Monday, August 28, 2006

Mission: Impractical

I'm late in posting this but I figure why not. I didn't get to watch Mission:Impossible three when I saw it back in May but this MSNBC article just give me a cheap reason to talk about that movie.

I'll talk about that movie in a minute but how about this article I just found today. It discusses how the Impossible Missions Force (IMF) is bad for America. Wow someone is actually pondering the role of a fictional intelligence agency.

In any case here's a little taste of this article...

Yes, on one level this scene simply opens the door for the sequels. But on another level it makes Hunt the new Phelps. And Phelps betrayed us. Since the movie places Hunt where we first saw Phelps, it doesn’t take much of a leap in logic to realize that one day Hunt will betray us, too, and he’ll have to be chased and killed by his protégé, who will replace him. And on and on, world without end.

Watching the credits roll back in 1996 I thought, “Wow, what a cynical end!” Except nobody felt what I felt. “Dude, it’s just an action movie,” is basically the response I got.

Now having watched the first two “Mission: Impossible” movies again in anticipation of the third, I have to say they’re right. The ending to “Mission: Impossible” doesn’t say something cynical about the spy game. The entire series says something cynical about the spy game. Because the main message of the “M:I” movies is this: We need IMF agents to protect us...from IMF agents.

Oh and I just have to point out this shot taken at our efforts to find Osama bin Laden. This may have been more humor than a critique of our efforts in the War on Terror...

Questions inevitably arise. Why did IMF need Hunt to recruit Nyah? Couldn’t they have imprisoned (and tracked) her without her knowledge? And once they found Ambrose’s hideout — an isolated coastal mansion in Australia — why not bomb it back to the stone age? And why leave Hunt in charge of the mission since 1) he’s the one agent Ambrose knows better than himself, and 2) he’s emotionally compromised? Who’s in charge of IMF anyway — Michael Chertoff?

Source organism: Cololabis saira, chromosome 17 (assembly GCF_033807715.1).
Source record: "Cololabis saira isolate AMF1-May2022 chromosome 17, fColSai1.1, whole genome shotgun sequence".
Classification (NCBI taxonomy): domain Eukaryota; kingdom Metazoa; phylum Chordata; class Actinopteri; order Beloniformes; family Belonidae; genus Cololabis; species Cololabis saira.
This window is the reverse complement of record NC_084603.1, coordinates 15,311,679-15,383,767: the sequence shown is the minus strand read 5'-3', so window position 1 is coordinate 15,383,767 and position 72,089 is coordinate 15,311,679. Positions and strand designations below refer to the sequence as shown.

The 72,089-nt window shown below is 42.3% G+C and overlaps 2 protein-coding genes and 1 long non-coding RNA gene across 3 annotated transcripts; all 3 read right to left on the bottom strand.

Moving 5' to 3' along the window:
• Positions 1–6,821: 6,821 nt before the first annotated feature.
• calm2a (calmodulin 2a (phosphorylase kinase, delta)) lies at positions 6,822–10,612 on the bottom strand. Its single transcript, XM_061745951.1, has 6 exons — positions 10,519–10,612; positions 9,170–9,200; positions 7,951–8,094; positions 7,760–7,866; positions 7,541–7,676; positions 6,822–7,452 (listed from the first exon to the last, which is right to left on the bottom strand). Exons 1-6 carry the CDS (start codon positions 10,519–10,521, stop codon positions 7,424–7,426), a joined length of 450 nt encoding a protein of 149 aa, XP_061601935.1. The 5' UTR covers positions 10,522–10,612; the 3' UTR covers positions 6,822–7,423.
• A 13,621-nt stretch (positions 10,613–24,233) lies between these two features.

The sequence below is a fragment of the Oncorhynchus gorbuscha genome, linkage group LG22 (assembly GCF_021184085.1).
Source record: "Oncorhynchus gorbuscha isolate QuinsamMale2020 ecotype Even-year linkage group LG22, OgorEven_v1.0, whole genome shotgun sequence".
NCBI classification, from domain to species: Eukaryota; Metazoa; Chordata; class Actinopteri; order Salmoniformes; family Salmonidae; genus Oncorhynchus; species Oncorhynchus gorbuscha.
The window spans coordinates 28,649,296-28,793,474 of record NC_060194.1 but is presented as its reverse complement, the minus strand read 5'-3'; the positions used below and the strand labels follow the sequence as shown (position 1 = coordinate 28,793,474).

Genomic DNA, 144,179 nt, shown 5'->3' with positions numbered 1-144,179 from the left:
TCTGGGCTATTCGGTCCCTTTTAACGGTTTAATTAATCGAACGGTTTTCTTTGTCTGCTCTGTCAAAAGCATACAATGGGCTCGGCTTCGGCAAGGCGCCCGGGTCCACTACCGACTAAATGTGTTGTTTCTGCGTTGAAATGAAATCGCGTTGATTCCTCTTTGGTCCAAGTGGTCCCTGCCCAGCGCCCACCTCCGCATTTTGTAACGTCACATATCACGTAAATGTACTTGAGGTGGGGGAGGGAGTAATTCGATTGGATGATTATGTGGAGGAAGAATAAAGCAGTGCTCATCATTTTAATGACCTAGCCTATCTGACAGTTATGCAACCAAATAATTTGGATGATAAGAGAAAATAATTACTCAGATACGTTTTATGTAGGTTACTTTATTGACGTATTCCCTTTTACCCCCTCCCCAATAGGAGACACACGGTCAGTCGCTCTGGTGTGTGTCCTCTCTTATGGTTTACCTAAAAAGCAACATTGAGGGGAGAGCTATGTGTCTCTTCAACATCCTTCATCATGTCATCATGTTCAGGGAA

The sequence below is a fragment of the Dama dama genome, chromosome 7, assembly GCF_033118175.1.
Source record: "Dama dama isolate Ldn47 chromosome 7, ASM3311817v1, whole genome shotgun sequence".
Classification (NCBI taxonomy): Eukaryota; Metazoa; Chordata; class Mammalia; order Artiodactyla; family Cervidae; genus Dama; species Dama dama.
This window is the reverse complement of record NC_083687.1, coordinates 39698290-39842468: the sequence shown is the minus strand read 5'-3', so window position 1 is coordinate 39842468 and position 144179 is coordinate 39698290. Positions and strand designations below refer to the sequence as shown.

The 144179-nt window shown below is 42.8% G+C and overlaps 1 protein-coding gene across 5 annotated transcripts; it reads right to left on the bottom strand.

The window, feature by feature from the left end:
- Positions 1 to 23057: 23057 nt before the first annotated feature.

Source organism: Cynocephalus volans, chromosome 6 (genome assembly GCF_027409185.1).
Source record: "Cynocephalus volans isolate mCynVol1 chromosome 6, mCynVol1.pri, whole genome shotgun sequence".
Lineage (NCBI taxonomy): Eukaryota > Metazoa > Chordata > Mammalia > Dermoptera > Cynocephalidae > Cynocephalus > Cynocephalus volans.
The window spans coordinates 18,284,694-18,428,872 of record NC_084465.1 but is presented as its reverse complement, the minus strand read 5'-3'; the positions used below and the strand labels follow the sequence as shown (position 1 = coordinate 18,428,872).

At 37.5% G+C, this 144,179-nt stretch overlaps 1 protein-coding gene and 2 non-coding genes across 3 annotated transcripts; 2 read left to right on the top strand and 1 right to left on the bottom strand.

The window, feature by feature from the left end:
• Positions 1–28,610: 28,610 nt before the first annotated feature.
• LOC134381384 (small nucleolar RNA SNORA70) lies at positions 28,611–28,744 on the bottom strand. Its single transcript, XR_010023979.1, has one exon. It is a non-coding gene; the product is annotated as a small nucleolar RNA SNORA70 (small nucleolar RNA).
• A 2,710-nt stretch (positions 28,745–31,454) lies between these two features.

But at least IMF found their most-wanted man, which is more than we’ve done with ours. Maybe we should’ve sent Thandie Newton to Tora Bora.

Honestly I liked the Mission:Impossible movies. I liked the series too when they were on reruns on FX (Now the home of such great TV programming as The Shield, Rescue Me, & Nip/Tuck to name a few). Of course somehow they had to make Tom Cruise the star but was a little disapointed when they made Jim Phelps the villain and killed him twice in the movie. The second time was the charm.

Well I saw the third movie and it came just in time for people to hear more about Tom Cruise's religion, Scientology. I get the sense that people were tired of hearing about it and his relationship with Katie Holmes. Indeed it seemed some of the subplot of this movie may have been loosely lifted off the tabloids.

I liked this movie. Like I said I liked them all but this movie goes back to the basic element of the Mission:Impossible series, teamwork. It just would be nice if instead of having a big star of the movie that there would be more of an ensemble cast.

I just found out that this movie will be released as a special collector's DVD October 30th. I hope you buy it and enjoy.

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